Publishers Weekly

Beginning with Korczak’s imaginative childhood in 19th-century Warsaw, Bogacki’s (Daffodil, Crocodile) tender but somber book explores the humanitarian’s commitment to children’s rights. He is shown fighting hunger among the indigent, treating children wounded in the Russo-Japanese war and creating an innovative orphanage with a self-governing body of child residents who, despite being relocated to the ghetto during WWII, Korczak refused to abandon. The recurring image of a crowned boy riding a horse, from Korczak’s children’s book King Matt the First, doesn’t temper the stark reality of Korczak and the orphans’ eventual demise in a concentration camp. Ages 5–up. (Sept.)

School Library Journal
Gr 47 Korczak was a doctor, writer, and advocate for children's rights in pre-World War II Poland. He ran an orphanage for Jewish children and acted as a beloved father figure right up until he and the children perished together in Treblinka. Bogacki's picture-book biography is heartfelt and well researched. However, it seems overwhelmed by its own subject, as the author condenses the details of Korczak's upbringing and the context of the Holocaust into a backdrop for the story of the orphanage. As a result, Korczak doesn't come across as the fascinating man he was, and the book is a bit confusing. Bogacki's childlike illustrations seem wrong for the dark subject matter and dark scenes, particularly since most children don't learn about the Holocaust until fifth grade, and these pictures seem too young for that audience. Heidi Estrin, Feldman Children's Library at Congregation B'nai Israel, Boca Raton, FL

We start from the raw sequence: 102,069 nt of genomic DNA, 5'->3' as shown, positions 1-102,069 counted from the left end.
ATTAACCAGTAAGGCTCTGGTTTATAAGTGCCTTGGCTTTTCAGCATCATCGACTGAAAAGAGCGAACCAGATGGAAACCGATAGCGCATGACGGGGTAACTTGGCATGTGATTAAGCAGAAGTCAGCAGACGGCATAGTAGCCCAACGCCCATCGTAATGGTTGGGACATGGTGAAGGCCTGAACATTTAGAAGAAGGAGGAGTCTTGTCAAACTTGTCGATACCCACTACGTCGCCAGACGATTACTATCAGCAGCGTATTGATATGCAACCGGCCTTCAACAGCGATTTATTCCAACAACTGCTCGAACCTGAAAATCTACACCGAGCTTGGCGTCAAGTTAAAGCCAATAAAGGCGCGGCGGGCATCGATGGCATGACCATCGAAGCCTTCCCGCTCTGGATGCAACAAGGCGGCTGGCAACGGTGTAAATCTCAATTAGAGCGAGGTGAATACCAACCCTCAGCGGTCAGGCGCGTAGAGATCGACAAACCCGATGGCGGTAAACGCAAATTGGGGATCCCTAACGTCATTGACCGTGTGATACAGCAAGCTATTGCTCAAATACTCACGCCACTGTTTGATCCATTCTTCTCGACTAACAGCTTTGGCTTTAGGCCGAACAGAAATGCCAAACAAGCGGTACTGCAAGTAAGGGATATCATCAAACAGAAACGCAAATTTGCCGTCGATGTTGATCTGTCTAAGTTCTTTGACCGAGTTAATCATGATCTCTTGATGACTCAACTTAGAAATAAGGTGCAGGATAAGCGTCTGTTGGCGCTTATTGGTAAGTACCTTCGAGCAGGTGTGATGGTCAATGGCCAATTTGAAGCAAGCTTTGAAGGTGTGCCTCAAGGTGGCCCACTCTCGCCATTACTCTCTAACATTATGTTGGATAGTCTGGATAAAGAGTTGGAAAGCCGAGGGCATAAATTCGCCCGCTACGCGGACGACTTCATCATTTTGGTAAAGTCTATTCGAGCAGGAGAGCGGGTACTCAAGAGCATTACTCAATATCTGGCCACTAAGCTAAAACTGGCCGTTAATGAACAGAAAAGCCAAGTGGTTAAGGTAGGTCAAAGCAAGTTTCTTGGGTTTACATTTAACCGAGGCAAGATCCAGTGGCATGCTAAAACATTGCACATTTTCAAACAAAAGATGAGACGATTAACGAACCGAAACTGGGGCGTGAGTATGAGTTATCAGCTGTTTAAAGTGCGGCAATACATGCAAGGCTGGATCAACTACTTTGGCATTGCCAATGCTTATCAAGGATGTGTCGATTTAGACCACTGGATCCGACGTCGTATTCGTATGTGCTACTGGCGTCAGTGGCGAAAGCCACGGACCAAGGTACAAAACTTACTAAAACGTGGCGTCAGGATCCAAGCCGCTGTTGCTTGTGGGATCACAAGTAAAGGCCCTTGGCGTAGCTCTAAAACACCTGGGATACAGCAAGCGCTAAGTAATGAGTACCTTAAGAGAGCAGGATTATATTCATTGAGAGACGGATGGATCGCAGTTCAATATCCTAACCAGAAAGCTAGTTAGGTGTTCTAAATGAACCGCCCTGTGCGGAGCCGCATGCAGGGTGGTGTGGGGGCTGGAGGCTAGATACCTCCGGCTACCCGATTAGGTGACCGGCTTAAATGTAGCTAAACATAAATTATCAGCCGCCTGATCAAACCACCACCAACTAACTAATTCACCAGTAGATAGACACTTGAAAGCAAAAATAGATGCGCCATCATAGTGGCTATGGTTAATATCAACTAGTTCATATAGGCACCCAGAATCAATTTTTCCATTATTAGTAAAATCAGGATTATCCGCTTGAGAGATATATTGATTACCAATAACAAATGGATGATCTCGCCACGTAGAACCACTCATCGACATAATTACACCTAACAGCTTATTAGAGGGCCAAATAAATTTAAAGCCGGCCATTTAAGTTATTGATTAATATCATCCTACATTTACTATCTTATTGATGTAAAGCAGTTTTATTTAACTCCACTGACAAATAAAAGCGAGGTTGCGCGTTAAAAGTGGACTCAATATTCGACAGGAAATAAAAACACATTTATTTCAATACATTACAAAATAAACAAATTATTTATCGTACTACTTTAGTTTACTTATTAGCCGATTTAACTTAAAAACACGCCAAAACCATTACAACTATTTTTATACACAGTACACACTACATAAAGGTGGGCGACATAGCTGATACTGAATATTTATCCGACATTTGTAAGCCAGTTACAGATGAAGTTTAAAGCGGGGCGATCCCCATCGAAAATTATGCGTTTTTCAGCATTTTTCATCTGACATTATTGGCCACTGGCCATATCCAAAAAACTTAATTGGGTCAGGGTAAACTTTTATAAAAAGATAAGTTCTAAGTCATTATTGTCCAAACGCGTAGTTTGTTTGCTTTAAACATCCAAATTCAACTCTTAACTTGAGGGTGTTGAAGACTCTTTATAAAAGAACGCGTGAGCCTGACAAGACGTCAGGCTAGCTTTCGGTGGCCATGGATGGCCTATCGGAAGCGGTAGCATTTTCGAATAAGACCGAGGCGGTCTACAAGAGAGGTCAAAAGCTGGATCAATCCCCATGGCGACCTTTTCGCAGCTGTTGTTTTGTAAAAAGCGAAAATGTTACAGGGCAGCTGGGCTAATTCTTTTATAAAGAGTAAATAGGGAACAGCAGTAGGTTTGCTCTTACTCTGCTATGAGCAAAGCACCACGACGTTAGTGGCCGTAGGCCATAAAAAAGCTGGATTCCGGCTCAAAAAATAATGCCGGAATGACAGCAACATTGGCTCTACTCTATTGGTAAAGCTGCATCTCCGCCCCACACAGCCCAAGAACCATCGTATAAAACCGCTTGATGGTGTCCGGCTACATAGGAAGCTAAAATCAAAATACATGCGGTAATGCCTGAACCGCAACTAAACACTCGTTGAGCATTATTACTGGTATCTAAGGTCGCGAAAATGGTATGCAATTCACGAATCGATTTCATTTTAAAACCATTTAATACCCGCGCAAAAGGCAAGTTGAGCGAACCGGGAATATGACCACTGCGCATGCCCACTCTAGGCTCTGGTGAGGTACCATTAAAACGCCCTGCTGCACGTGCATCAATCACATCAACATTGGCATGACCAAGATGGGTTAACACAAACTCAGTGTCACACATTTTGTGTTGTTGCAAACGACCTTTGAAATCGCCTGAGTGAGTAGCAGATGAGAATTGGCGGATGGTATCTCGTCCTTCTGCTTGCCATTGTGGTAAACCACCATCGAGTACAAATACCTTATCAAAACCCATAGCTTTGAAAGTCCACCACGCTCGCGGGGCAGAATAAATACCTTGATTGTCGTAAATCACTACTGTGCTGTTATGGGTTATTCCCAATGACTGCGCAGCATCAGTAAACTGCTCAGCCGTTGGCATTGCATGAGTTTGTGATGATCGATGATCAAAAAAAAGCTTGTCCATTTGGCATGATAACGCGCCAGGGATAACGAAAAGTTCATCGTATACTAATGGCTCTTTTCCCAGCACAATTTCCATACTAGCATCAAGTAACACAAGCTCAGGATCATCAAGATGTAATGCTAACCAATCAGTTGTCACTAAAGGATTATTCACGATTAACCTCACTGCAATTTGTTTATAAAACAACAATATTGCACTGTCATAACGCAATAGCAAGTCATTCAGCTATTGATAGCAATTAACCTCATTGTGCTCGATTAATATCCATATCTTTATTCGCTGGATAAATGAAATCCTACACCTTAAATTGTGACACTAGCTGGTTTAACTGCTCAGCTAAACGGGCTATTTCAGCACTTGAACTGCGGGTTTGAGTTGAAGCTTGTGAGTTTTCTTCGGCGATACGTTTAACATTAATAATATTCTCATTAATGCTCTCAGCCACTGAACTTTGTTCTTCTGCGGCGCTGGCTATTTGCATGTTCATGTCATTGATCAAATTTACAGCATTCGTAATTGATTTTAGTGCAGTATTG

Word Count: 2,049
Reading Level: 5.9
Interest Level: 2-5
Accelerated Reader: reading level: 5.9 / points: 0.5 / quiz: 134322 / grade: Lower Grades
Reading Counts!: reading level:6.3 / points:3.0 / quiz:Q48853
Lexile: 1030L

In 1912, a well-known doctor and writer named Janusz Korczak designed an extraordinary orphanage for Jewish children in Warsaw, Poland. Believing that children were capable of governing themselves, he encouraged the orphans to elect a parliament, run a court, and put out their own weekly newspaper. Even when Korczak was forced to move the orphanage into the Warsaw Ghetto after Hitler's rise to power, and couldn't afford to buy food and medicine for his charges, he never lost sight of his ideals. Fully committed to giving his children as much love as possible during a terrifying time, Korczak refused to abandon them. In his most beautiful and heartfelt book to date, with evocative acrylic illustrations and spare, poignant prose, Tomek Bogacki tells the story of a courageous man who, during one of the grimmest moments in world history, dedicated his life's work-- and ultimately his life itself--to children.